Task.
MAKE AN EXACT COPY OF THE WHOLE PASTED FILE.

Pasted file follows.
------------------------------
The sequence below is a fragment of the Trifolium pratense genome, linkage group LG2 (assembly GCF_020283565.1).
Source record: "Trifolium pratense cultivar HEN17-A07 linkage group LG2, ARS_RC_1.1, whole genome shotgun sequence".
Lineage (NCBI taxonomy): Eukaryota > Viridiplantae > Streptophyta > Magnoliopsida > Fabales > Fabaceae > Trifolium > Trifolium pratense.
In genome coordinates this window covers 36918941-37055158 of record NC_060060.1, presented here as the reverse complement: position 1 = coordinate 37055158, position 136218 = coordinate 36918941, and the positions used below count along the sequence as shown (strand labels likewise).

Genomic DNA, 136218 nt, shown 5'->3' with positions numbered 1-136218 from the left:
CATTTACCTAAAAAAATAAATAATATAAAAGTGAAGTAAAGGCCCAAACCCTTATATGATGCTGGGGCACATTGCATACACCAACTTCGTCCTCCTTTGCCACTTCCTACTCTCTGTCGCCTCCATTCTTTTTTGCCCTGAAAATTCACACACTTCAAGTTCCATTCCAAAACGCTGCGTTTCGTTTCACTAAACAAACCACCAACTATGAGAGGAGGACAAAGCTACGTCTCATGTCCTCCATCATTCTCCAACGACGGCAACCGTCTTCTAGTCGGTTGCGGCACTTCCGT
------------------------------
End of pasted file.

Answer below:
The sequence below is a fragment of the Trifolium pratense genome, linkage group LG2 (assembly GCF_020283565.1).
Source record: "Trifolium pratense cultivar HEN17-A07 linkage group LG2, ARS_RC_1.1, whole genome shotgun sequence".
Lineage (NCBI taxonomy): Eukaryota > Viridiplantae > Streptophyta > Magnoliopsida > Fabales > Fabaceae > Trifolium > Trifolium pratense.
In genome coordinates this window covers 36918941-37055158 of record NC_060060.1, presented here as the reverse complement: position 1 = coordinate 37055158, position 136218 = coordinate 36918941, and the positions used below count along the sequence as shown (strand labels likewise).

Genomic DNA, 136218 nt, shown 5'->3' with positions numbered 1-136218 from the left:
CATTTACCTAAAAAAATAAATAATATAAAAGTGAAGTAAAGGCCCAAACCCTTATATGATGCTGGGGCACATTGCATACACCAACTTCGTCCTCCTTTGCCACTTCCTACTCTCTGTCGCCTCCATTCTTTTTTGCCCTGAAAATTCACACACTTCAAGTTCCATTCCAAAACGCTGCGTTTCGTTTCACTAAACAAACCACCAACTATGAGAGGAGGACAAAGCTACGTCTCATGTCCTCCATCATTCTCCAACGACGGCAACCGTCTTCTAGTCGGTTGCGGCACTTCCGT